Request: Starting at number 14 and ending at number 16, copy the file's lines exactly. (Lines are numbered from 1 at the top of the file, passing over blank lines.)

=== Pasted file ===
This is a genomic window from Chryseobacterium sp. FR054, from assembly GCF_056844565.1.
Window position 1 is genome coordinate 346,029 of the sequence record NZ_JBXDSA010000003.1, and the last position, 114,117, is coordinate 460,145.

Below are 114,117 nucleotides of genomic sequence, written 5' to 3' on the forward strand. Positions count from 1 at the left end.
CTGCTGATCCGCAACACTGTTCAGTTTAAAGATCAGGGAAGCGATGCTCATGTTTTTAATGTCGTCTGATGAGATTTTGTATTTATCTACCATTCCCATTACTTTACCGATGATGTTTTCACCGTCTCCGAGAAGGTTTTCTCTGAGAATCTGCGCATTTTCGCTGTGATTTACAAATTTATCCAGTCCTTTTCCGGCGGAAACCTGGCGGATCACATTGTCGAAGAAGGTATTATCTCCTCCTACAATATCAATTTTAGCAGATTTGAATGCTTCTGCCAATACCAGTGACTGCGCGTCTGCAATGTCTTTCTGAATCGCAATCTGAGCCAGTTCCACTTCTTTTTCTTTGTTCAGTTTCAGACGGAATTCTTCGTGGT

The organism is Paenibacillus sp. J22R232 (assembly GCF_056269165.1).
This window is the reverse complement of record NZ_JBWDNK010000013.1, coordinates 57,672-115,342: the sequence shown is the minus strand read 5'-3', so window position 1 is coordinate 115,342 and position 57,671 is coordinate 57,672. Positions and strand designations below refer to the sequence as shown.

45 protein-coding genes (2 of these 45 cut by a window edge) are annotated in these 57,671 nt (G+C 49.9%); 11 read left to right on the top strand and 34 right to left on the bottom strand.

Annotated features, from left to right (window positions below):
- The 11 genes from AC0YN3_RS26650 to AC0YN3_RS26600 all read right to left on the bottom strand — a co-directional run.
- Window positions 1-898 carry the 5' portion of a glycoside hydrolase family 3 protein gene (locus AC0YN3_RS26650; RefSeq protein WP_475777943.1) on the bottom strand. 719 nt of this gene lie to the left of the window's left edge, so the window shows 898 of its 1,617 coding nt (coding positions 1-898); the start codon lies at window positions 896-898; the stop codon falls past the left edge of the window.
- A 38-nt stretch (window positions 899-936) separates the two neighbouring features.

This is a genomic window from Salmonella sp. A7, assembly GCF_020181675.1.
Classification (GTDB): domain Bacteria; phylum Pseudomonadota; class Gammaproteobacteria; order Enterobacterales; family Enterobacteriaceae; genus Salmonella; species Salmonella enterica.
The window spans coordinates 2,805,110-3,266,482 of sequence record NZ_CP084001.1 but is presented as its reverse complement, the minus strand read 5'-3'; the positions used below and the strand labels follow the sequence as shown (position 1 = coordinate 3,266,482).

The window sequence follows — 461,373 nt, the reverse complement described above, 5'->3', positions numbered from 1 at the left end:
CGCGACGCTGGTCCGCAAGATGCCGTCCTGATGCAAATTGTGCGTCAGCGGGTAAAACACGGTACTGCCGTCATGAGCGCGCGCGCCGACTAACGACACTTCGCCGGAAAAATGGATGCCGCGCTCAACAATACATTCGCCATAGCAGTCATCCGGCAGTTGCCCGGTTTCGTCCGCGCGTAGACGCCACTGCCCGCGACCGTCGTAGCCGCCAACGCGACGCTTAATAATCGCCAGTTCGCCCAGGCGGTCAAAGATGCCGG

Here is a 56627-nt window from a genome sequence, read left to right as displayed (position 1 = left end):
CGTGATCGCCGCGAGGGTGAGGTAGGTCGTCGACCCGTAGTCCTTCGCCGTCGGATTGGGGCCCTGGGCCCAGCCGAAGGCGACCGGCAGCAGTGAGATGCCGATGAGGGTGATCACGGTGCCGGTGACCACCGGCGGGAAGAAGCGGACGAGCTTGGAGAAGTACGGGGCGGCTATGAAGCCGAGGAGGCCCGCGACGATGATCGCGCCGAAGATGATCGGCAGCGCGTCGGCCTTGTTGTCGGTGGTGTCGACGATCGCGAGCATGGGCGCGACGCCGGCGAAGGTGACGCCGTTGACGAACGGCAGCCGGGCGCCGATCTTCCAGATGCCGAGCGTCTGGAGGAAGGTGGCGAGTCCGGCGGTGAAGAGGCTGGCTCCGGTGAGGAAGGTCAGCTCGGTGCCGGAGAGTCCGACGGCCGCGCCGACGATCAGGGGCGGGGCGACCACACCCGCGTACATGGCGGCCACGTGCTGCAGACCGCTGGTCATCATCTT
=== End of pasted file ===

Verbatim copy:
The window spans coordinates 2,805,110-3,266,482 of sequence record NZ_CP084001.1 but is presented as its reverse complement, the minus strand read 5'-3'; the positions used below and the strand labels follow the sequence as shown (position 1 = coordinate 3,266,482).

The window sequence follows — 461,373 nt, the reverse complement described above, 5'->3', positions numbered from 1 at the left end:
CGCGACGCTGGTCCGCAAGATGCCGTCCTGATGCAAATTGTGCGTCAGCGGGTAAAACACGGTACTGCCGTCATGAGCGCGCGCGCCGACTAACGACACTTCGCCGGAAAAATGGATGCCGCGCTCAACAATACATTCGCCATAGCAGTCATCCGGCAGTTGCCCGGTTTCGTCCGCGCGTAGACGCCACTGCCCGCGACCGTCGTAGCCGCCAACGCGACGCTTAATAATCGCCAGTTCGCCCAGGCGGTCAAAGATGCCGG